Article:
X is for Xenophobia

How do you feel about your own racism and xenophobia? Are you confident enough to declare “I’m not racist”?

So I was looking up xenophobia in Wikipedia, which lists this definition:
Xenophobia is the uncontrollable fear of foreigners. It comes from the Greek words ξένος (xenos), meaning “stranger,” “foreigner” and φόβος (phobos), meaning “fear.” Xenophobia can manifest itself in many ways involving the relations and perceptions of an ingroup towards an outgroup, including a fear of losing identity, suspicion of its activities, aggression, and desire to eliminate its presence to secure a presumed purity. Xenophobia can also be exhibited in the form of an “uncritical exaltation of another culture” in which a culture is ascribed “an unreal, stereotyped and exotic quality”…

A xenophobic person has to genuinely think or believe at some level that the target is in fact a foreigner. This arguably separates xenophobia from racism and ordinary prejudice in that someone of a different race does not necessarily have to be of a different nationality. In various contexts, the terms “xenophobia” and “racism” seem to be used interchangeably, though they can have wholly different meanings (xenophobia can be based on various aspects, racism being based solely on race ethnicity and ancestry). Xenophobia can also be directed simply to anyone outside of a culture, not necessarily one particular race or people.

Well, OK. I’m not sure if it is xenophobia or racism (or both) which led to offensive characterizations against the Republican candidate for governor in South Carolina. Or the renaming of food so as not to invoke people we don’t like. Or the absurd truthiness of this Comedy Central bit about Obama and his emotions.

At some level, I suppose I had gotten to a point where I had hoped xenophobia and racism were something of the past, such as one segment in this TV show from 1964, which like the Daily Show segment, is a parody. But I realized I was being silly. Xenophobia has lasted for millennia; why should modernism destroy it?

I’m reminded of the story of the good Samaritan. It’s significant because the injured Jewish traveler, passed by two of his “own people”, was helped by a member of a group poorly regarded, thus radically expanding the geography of “Love thy neighbor.”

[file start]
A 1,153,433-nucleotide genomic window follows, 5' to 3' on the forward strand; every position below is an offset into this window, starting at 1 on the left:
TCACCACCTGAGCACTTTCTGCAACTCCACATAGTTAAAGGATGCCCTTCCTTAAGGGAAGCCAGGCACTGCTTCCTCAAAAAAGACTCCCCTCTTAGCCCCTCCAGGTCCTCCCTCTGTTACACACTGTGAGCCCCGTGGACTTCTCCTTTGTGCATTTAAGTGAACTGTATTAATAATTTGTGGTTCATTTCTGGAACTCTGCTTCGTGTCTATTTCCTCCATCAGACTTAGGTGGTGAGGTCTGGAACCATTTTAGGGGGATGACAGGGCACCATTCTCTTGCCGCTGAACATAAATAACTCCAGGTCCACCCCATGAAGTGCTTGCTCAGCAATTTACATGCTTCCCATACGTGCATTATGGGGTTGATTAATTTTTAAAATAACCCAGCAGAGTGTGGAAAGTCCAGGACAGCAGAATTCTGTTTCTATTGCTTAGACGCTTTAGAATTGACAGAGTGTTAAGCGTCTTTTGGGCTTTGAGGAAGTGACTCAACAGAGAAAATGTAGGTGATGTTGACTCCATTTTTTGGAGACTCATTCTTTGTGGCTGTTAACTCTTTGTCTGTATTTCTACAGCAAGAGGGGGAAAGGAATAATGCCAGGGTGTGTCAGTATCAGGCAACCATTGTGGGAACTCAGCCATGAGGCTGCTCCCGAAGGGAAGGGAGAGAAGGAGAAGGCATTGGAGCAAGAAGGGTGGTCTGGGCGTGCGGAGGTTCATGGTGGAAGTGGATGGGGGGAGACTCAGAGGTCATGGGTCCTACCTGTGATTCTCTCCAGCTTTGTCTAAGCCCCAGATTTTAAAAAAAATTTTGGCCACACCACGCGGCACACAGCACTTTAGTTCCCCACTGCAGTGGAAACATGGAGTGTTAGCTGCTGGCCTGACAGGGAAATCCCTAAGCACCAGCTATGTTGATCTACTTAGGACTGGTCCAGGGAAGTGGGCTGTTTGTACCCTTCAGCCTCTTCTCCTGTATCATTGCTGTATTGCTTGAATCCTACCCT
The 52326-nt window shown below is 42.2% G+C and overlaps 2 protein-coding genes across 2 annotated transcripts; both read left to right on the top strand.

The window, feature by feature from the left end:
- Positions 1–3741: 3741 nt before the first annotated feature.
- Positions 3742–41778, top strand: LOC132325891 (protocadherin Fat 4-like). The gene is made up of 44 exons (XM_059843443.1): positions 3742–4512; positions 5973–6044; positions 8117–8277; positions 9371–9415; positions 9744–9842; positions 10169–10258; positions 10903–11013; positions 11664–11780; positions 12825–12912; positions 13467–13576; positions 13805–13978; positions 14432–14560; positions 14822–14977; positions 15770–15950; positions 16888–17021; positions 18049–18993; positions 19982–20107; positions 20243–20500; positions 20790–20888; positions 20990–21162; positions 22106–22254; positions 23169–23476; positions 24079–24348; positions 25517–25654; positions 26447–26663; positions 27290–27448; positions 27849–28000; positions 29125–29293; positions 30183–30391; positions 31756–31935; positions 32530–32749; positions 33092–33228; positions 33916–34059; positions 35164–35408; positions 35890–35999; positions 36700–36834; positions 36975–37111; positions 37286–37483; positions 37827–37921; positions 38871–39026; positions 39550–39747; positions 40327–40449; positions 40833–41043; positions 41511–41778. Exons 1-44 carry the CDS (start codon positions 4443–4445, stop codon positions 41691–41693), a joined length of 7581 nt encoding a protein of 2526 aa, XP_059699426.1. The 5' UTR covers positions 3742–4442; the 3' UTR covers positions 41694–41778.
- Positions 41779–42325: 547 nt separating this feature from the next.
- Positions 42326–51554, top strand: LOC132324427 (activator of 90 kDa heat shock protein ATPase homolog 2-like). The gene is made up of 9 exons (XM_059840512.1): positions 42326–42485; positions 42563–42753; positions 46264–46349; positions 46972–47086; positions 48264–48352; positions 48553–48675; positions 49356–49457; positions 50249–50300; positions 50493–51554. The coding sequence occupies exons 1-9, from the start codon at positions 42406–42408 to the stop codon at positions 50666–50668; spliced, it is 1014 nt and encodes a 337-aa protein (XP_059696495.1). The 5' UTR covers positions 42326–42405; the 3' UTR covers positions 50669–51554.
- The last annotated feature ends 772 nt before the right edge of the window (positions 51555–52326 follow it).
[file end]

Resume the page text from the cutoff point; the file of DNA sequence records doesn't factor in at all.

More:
At your leisure, check out If Gandhi was Palestinian. I don’t necessarily agree with every word, but the notion of trying to be in another’s shoes is appealing.

How do you feel about your own racism and xenophobia? Are you confident enough, as Greg Burgas is, to declare I’m not racist? Not even a little bit. I reject Avenue Q’s song ‘Everyone’s a Little Bit Racist’ completely.

But you really must read Roger Ebert’s take on the topic especially as it relates to his own personal evolution and development. A brief quote: “How do they get to be that way? I read this observation by Clint Eastwood: ‘The less secure a man is, the more likely he is to have extreme prejudice.'”

Interestingly, a couple of the comments to the Ebert piece mention a play and a musical I have seen in the last year. The play is To Kill A Mockingbird, based on the Harper Lee novel, where the slow breakdown in the racist society is embodied by a vigorous defense of the black defendant by Atticus Finch.

The musical is Rogers and Hammerstein’s South Pacific, specifically the song You’ve Got To Be Carefully Taught. (Sidebar: Mixed-race marriages are on the rise in the United States.)

Ultimately, as Leadbelly (d. 1949) wrote and sang, We’re in the same boat, brother.

The Lord looked down from his holy place
Said the Lord to me, what a sea of space
What a spot to launch the human race
So he built him a boat for a mixed-up crew,
With eyes of Black and Brown and Blue.
So that’s how’s come that you and I
Got just one world and just one sky.

Through storm and grief,
Hit many a rock and many a reef,
What keep them going was a great belief.
That the human race was a special freight
So they had to learn to navigate.
If they didn’t want to be in Jonah’s shoes,
Better be mated on this here cruise.—Why—

We’re in the same boat brother,
We’re in the same boat brother,
And if you shake one end,
You gonna rock the other
It’s the same boat brother

Our last song – for I believe in the power of music – is Everyday People by Sly & the Family Stone, lyrics by Sylvester Stewart, a/k/a, Sly Stone.

There is a blue one who can’t accept the green one
For living with a fat one trying to be a skinny one
And different strokes for different folks
And so on and so on and scooby dooby doo-bee
Oh sha sha – we got to live together
I am no better and neither are you
We are the same whatever we do
You love me you hate me you know me and then
You can’t figure out the bag I’m in
I am everyday people, yeah yeah

ABC Wednesday

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